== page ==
There’s a luxury to the culinary experience across China, whether you’re fine dining or wandering deep into mazy old markets. Flavors come from all over: the imperial cuisine of Beijing, the dumplings of Shanghai, the food of old dynasties and the fiery chillies of Sichuan, plus the unique influences coming from Korea, Mongolia, Tibet and Central Asia. In every destination on a luxury China tour you’ll find a new dish to try, sometimes even an entirely new gastronomy. And while we can arrange dedicated food tours in China, we also love how every private tour is able to have such a strong focus on gastronomy. From rice noodle roles to the art of using chilli, China is a country with diverse regional cuisine; we believe that the best China food tours are those individualized to the place you’re exploring.
There is no shortage of where to eat in China, just like there is no shortage of Chinese restaurants in any international Chinatown. Separating the outstanding from the average is at the essence of the local experience, as it’s sometimes difficult to judge on first impressions. We provide detailed dining recommendations to all our guests, covering all the destinations visited. From lunchtime snacks to elaborate multi-course dinners, our guides ensure the best of authentic Chinese food. Then in cities like Hong Kong and Shanghai we can use food as a focus, a search for the best dim sum or dumplings creatng a new dimension on your luxury China tour. And if you’ve still not mastered chopsticks, we’ll help you through the basics.
Beijing Culinary Highlights
Although evolved from many culinary influences, Beijing has quite a distinctive dishes. Peking Duck is the most
famous, the roast duck dish is served throughout China featuring hoisin sauce and leeks rolled in a crepe. Several Beijing restaurants feature Peking Duck as their signature dish.
Beijing is also notable for its on-the-street food stalls where cooks sell everything from snacks
to dumplings, noodles to fried rice. More exotic snacks including scorpions and silk worm larvae, delicacies in parts of China. The best place to sample some of Beijing's street food, from delicious favorites to the more eclectic, is at the food market directly off famous Wanfujing pedestrian shopping street.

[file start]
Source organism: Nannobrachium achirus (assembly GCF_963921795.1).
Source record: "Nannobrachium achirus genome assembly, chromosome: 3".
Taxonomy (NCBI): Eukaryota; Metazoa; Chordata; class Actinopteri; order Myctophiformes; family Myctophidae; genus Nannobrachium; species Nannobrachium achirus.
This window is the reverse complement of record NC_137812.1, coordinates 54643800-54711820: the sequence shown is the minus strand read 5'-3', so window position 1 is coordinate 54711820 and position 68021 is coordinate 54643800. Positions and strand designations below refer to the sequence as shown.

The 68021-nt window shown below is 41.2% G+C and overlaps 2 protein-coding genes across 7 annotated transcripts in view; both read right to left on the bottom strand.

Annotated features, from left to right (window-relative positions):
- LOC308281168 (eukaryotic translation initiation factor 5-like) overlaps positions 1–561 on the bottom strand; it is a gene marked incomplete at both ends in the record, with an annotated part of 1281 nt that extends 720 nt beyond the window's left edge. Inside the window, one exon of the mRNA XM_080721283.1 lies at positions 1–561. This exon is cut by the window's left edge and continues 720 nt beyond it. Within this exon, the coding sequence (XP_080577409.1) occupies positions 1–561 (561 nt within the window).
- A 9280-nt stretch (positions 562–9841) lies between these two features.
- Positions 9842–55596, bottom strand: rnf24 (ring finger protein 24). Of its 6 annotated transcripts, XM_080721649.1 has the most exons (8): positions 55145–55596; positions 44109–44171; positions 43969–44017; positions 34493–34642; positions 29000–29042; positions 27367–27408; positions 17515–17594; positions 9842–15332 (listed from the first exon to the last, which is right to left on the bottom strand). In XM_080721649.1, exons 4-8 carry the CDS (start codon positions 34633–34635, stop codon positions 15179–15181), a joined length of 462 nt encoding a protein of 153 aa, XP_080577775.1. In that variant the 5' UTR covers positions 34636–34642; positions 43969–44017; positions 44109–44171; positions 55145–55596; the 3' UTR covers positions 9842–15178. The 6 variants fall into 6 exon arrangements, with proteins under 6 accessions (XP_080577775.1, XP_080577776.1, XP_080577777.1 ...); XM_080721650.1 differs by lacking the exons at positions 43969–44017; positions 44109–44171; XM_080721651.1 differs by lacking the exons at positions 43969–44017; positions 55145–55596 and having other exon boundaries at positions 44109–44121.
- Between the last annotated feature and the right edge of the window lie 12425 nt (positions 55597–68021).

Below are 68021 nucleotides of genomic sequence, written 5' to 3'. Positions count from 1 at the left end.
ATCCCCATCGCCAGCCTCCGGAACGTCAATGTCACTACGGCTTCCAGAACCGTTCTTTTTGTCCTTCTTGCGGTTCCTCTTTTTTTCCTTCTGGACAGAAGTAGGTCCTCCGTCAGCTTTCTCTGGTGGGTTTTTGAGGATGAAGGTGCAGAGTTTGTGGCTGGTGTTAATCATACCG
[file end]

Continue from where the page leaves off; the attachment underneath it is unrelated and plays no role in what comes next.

Beijing is also known for its "imperial cuisine" and several restaurants specialise in
preparing this style of cuisine as it was for the emperors of China. High quality ingredients, careful preperation and
polished presentation are a feature of imperial cuisine. An imperial typically consists of a dozen or
more smaller courses.
In a city where the common greeting is sik tzo fan may (have you eaten?), it's obvious that food is viewed as more than just sustenance as it is in other parts of China. Eating out is a communal affair in Hong Kong; apartments are too small to entertain guests, so friends and family gather in restaurants to talk over elaborate meals of several courses. And with more than 6,000 restaurants in the city, there's always a new eatery to discover.
Few places take food as seriously as Hong Kong. Chefs painstakingly create a balance of flavors and textures in their dishes, combining sweet with sour, sharp with bland, hot with cool, and crunchy with smooth. Naturally, seafood is popular in this island city, and restaurant patrons demand the freshest fish possible. This often means choosing their dinner not from a menu, but from the restaurant's fish tank. The fish is usually steamed whole, topped with ginger and onions, and savored in its entirety.
Dim sum is the quintessential Hong Kong culinary experience and several of the city's most noted restaurants feature dim sum. Served at around brunch time, dim sum is a more a dining adventure that is purely Chinese. Servers stroll around with trolleys stacked high with bamboo canisters full of steaming hot food which diners survey and simply point at what they want as the carts pass by and it will be delivered to your table. Typical dim sum dishes include spare ribs in black pepper sauce, steamed barbeque pork buns, deep-fried spring rolls, and steamed shrimp dumplings. Save room for desserts like mango pudding and hot egg tarts.
The dish to end all dishes in Hong Kong is not fish or even dim sum, but Peking duck. Ordering this duck is a culinary odyssey in three courses. First, the chef roasts the duck over a charcoal fire and bastes it with dark syrup, then with a dramatic flourish brings the duck to the table, carving it up in front of you. The first course is the crispy skin, which the chef deftly cuts from the bird with a razor-sharp knife. Next, the tender meat is covered in a sweet sauce and presented in a crepe-like wrap. A delicious duck soup with cabbage and mushrooms is the third and final course.
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